by Matt Murphy
State House News Service
Massachusetts has become one of 29 states allowing residents with smartphones to use Bluetooth technology to learn whether they might have been exposed to someone who has tested positive for COVID-19.
With the state of emergency in Massachusetts expiring and all remaining public safety restrictions lifted, Gov. Charlie Baker on Tuesday June 15th announced the launch of MassNotify, a smartphone service developed with Apple and Google that alert users when they come in close proximity to someone diagnosed with COVID-19.
The technology, according to officials, is completely anonymous and does not share location or phone data with the state, Apple or Google.
[Editor’s Note: But the software was automatically installed, without the knowledge or permission of phone users, and users question if they can trust the government that starts off with one objective, then expands and expands its use…]
“As we embrace our new normal, MassNotify is a voluntary, free tool to provide additional peace of mind to residents as they return to doing the things they love,” Baker said in a statement.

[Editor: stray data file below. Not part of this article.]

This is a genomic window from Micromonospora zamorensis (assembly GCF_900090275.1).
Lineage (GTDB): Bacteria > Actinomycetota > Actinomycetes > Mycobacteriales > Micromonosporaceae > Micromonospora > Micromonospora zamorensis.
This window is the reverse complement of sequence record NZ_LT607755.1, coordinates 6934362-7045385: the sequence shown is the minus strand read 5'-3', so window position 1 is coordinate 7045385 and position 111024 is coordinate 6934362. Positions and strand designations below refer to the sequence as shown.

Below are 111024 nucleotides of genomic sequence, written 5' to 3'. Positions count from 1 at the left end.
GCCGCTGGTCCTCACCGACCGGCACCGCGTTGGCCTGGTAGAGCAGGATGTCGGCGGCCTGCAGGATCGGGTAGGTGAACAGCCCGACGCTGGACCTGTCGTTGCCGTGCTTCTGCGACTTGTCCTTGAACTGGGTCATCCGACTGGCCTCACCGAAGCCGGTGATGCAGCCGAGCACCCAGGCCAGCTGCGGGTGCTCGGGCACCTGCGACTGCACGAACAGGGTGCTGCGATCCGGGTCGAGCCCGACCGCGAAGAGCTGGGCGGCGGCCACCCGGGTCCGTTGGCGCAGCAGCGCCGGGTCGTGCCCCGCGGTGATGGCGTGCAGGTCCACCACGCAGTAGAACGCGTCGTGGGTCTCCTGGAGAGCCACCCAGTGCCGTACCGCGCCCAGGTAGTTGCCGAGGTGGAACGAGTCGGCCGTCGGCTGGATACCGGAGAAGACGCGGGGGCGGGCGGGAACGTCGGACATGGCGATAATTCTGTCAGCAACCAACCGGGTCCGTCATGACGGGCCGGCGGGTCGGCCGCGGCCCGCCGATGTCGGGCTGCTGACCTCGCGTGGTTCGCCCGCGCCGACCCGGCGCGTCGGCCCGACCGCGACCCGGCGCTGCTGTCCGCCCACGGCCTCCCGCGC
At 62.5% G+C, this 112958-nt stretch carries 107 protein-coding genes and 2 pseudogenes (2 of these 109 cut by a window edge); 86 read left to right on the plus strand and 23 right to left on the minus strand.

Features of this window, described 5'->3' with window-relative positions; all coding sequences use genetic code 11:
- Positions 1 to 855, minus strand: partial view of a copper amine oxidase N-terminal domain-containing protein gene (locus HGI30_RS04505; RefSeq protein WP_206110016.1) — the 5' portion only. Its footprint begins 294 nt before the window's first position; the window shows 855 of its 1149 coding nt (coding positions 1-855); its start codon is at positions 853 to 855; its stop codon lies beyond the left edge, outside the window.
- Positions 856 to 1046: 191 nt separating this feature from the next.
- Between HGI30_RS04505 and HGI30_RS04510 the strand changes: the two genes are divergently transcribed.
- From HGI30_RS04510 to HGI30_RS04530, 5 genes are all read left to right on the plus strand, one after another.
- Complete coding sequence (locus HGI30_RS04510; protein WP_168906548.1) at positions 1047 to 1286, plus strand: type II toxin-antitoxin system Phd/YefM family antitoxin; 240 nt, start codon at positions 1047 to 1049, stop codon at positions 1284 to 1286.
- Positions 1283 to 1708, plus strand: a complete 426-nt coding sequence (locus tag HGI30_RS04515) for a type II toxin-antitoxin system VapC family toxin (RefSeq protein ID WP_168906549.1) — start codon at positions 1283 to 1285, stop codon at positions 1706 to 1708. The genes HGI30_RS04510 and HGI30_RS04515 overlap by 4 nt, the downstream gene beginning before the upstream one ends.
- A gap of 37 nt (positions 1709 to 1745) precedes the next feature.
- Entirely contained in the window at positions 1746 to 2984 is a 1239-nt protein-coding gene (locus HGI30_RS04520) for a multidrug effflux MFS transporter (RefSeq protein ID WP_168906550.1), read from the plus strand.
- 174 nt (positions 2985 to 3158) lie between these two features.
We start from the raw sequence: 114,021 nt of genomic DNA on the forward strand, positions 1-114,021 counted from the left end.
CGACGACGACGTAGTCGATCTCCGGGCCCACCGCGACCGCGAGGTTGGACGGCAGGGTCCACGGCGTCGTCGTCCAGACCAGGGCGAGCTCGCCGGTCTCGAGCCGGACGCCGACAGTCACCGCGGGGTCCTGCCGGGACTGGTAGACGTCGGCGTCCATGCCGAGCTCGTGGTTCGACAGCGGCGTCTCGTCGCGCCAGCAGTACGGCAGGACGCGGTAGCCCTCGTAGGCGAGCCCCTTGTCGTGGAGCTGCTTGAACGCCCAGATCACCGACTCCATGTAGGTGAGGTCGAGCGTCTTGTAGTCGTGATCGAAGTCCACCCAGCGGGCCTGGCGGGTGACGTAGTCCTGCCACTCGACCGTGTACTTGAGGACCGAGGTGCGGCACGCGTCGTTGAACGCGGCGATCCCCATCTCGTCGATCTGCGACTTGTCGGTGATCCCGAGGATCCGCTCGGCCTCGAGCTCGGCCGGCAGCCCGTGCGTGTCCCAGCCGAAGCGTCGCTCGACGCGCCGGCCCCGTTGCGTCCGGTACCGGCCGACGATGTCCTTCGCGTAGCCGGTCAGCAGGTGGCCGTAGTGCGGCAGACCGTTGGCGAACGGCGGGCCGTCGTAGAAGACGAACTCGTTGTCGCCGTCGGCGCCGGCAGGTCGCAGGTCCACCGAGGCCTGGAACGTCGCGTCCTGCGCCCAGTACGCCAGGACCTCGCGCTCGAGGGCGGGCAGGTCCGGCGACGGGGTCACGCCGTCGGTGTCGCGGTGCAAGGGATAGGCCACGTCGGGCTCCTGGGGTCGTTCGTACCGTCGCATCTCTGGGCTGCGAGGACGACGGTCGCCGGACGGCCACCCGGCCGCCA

[Editor’s Note: There was nothing voluntary about it: the software installed automatically, with no notice, an remains hidden on your phone, with no desktop to notify you of its existence. The software can track your every move.]
Users who enable exposure notifications in the settings of their phone can sign up for MassNotify, and anyone who tests positive with COVID-19 in Massachusetts will now receive instructions on how to anonymously share that test result through the program. When two people using MassNotify are near each other, their phones will exchange randomly generated codes using Bluetooth and if someone is near another person who has shared a positive test result they will receive a notification about possible exposure to COVID-19.
MassNotify is compatible with both Apple and Android phones, and more information is available at www.mass.gov/massnotify.